Pop Art: Art of Popular Culture

Pop art, for those who are new to the term, may somehow be inferred as the art equivalent of pop culture or pop music. It is an art movement that began in the mid-50s in Britain. It was later on adopted by Americans in the later part of the 50s. For some, it is regarded as an art movement that brought back realism to avant-garde art. It is like an effort to counter the perceived seriousness of abstract expressionism. It aimed to show repudiation to the “elitist” ideas of what art should be.

History and Development

Pop art is said to have emerged as a reaction to the dominant idea that art is nonrepresentational and is mainly improvisational. Not many artists were keen to simply following what other established artists were already doing. It aimed to restore representational art by featuring works that show parody, irony, reality, and the mundane. There are those who say that it is both an extension and rejection of Dadaism or the art movement that was founded on irrationality and the negation of accepted standards of beauty.

The Independent Group, an organization established in London, is widely considered as the precursor of the pop art movement. This group of various artists wanted to challenge prevailing modernist approaches to culture and the traditional standards of what is regarded as fine art. The group held regular discussions focusing on popular culture implications. Later on, the Independent Group centered on pop art that mainly features imagery of American popular culture, yes, despite the fact that the British originated pop art, most of current form of this is actually based on American pop culture.

In the United States, the term “pop art” was officially used in the event “Symposium on Pop Art,” which was organized by the Museum of Modern Art. By the time pop art became popular in the United States, mass advertising already became more sophisticated and the artists supporting it had to look for deeper and dramatic styles distinct from the already well-designed and clever advertising materials.

Notable Definitions and Descriptions

Lawrence Alloway, an art critic thought to be the first to use the term in print, opined that pop art as the lower end of a popular art to fine art continuum, covering such forms as advertising, illustration for sci-fi works, and automobile styling. On the other hand, Richard William Hamilton, the man regarded as the Father of British Pop Art, defined this form of art as something popular or designed for the mass audience, transient or short-term in nature, mass-produced and low-cost, expendable and easily forgotten, intended for young audiences, witty, and gimmicky. Today, pop art is broadly defined as a form of art that represents everyday life using techniques or styles employed in commercial art and popular illustration.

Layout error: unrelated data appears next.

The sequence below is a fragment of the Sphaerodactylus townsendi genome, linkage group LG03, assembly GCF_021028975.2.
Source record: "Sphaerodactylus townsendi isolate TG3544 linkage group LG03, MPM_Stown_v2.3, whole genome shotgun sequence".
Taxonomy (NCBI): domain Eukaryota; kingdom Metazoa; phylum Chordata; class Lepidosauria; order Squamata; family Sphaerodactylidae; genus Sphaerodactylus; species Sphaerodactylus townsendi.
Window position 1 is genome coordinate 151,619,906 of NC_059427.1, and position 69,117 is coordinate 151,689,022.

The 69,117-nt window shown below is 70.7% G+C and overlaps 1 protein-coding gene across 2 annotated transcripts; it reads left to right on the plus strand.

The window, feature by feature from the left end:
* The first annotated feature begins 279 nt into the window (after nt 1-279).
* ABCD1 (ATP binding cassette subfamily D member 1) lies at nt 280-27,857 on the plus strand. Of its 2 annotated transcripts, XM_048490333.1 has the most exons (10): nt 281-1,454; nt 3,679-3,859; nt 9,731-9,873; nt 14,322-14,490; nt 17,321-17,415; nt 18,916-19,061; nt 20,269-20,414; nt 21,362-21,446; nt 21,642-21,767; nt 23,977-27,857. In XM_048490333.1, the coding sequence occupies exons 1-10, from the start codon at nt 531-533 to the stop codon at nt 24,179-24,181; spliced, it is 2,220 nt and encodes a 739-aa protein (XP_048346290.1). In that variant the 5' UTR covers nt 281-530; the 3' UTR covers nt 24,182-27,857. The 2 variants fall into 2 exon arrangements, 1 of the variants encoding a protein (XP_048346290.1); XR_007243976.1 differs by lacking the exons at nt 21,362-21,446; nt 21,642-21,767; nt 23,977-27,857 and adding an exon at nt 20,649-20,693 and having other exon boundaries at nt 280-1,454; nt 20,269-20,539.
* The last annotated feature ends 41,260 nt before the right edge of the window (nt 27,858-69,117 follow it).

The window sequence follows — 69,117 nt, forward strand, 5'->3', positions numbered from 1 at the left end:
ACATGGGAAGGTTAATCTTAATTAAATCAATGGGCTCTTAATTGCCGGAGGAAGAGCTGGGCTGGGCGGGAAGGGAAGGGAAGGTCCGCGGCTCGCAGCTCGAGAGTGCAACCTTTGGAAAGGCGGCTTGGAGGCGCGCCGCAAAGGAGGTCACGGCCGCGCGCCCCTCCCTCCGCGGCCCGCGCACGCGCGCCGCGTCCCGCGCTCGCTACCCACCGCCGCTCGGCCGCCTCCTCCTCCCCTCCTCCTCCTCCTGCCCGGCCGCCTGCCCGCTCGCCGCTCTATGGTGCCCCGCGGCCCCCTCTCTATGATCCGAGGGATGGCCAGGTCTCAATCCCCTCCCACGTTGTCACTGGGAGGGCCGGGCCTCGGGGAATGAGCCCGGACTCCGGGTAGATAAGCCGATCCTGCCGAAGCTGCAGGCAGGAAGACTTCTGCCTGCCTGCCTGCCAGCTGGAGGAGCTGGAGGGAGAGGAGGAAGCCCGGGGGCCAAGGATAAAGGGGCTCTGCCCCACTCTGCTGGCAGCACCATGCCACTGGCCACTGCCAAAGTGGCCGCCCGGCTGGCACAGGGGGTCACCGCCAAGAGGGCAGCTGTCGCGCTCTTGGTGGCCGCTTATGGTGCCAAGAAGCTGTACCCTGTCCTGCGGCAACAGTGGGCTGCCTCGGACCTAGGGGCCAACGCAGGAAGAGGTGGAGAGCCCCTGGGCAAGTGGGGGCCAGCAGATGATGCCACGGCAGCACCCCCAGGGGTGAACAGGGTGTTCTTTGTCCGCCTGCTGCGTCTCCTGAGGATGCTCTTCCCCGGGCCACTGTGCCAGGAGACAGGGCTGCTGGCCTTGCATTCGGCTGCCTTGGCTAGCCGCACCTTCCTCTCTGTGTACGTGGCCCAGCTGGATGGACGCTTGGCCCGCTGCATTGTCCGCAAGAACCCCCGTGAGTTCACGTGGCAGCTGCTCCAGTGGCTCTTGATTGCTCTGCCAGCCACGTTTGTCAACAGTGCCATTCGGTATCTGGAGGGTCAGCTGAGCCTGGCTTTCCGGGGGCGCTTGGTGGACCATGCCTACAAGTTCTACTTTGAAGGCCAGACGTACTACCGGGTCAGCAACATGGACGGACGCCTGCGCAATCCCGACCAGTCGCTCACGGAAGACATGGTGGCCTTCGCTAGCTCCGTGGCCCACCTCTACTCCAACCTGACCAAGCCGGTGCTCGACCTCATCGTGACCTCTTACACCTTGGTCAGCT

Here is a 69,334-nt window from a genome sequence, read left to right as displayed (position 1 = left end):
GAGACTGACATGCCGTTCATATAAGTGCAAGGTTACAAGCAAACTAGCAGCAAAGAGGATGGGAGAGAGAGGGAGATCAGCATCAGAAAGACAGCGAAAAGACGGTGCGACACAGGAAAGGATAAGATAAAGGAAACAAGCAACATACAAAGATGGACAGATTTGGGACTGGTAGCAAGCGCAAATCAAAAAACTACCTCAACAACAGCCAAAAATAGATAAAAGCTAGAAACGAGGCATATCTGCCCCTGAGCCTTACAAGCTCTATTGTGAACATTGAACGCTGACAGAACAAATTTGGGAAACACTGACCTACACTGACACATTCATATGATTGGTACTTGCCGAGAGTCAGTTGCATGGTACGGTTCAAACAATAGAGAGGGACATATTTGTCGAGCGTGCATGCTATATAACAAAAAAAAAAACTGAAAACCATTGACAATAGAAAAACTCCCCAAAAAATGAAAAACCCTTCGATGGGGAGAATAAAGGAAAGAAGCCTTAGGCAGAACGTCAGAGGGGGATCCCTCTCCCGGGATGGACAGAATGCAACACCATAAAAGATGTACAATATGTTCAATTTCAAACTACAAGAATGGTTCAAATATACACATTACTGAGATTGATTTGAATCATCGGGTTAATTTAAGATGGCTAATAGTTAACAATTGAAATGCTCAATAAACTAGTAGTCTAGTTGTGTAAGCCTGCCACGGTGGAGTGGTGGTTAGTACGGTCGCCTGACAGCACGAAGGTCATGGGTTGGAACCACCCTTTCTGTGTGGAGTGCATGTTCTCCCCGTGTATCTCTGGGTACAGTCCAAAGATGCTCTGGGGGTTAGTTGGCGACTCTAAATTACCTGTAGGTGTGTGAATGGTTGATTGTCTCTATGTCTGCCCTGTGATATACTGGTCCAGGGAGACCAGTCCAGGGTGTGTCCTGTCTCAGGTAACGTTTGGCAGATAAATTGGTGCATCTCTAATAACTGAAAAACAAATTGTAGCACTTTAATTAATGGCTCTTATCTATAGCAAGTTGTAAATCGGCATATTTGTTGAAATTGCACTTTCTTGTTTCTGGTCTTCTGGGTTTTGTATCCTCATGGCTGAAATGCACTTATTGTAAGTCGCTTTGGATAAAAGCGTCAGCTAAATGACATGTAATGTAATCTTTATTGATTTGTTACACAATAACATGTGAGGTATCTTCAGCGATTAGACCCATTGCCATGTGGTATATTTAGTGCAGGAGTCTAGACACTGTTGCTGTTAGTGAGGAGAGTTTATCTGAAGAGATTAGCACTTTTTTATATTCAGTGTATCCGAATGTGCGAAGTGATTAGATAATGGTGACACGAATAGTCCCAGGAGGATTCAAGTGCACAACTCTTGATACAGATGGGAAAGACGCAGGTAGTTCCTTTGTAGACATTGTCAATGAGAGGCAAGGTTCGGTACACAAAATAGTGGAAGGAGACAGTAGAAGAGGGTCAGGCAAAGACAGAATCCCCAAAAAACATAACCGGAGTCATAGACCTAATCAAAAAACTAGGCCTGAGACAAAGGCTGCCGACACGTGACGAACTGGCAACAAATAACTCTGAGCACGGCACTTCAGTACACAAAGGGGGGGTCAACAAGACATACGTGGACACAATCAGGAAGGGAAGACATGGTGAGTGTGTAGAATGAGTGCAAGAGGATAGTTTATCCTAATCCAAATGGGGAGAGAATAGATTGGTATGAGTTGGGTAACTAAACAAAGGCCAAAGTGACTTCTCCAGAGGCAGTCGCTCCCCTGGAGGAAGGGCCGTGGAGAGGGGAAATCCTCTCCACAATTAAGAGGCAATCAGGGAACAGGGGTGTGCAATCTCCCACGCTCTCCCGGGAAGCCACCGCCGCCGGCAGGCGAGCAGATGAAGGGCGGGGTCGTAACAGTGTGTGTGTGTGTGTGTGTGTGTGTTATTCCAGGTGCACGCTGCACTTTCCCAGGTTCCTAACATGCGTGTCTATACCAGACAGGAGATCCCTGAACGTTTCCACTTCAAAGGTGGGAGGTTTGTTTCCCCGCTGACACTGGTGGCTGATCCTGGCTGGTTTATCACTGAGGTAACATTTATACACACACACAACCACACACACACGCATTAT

There is no organization that sets the parameters as to what can be considered as pop art. There are many organizations worldwide devoted to this form of art but setting the standards of what should be classified or categorized as such has not been achieved yet. There is even no clear consensus whether or not pop art is still alive at present. The Art Story Foundation, for instance, considers pop art to have started in the mid 50’s and ended in the early 70’s.

What Pop Art is About

Pop art is basically art that copies the techniques employed in commercial art and the styles of pop culture and other imagery depicted by mass media. It is all about everyday life and the depiction of mundane objects and scenes. It can be said that it is a way of bringing art closer to the masses.

This kind of art typically involves “found objects,” advertising materials, comic books, pop culture ephemera, and everyday materials. Sometimes, creating pop art means taking a material away from its known context and combined with other materials to create an entirely different work that evokes a reaction different from what most would give to a traditional artwork.

It is safe to say that pop art is notably distinct from typical visual art most would have in mind. The techniques and styles used are hardly similar. To the classically trained artist, pop art would even be regarded as something even inferior to an amateur’s work. Many would view them as “artless” montages and agglutinations. The earlier works that were considered as pop or popular art had very prominent attributes of advertising propaganda, comics, and product packaging.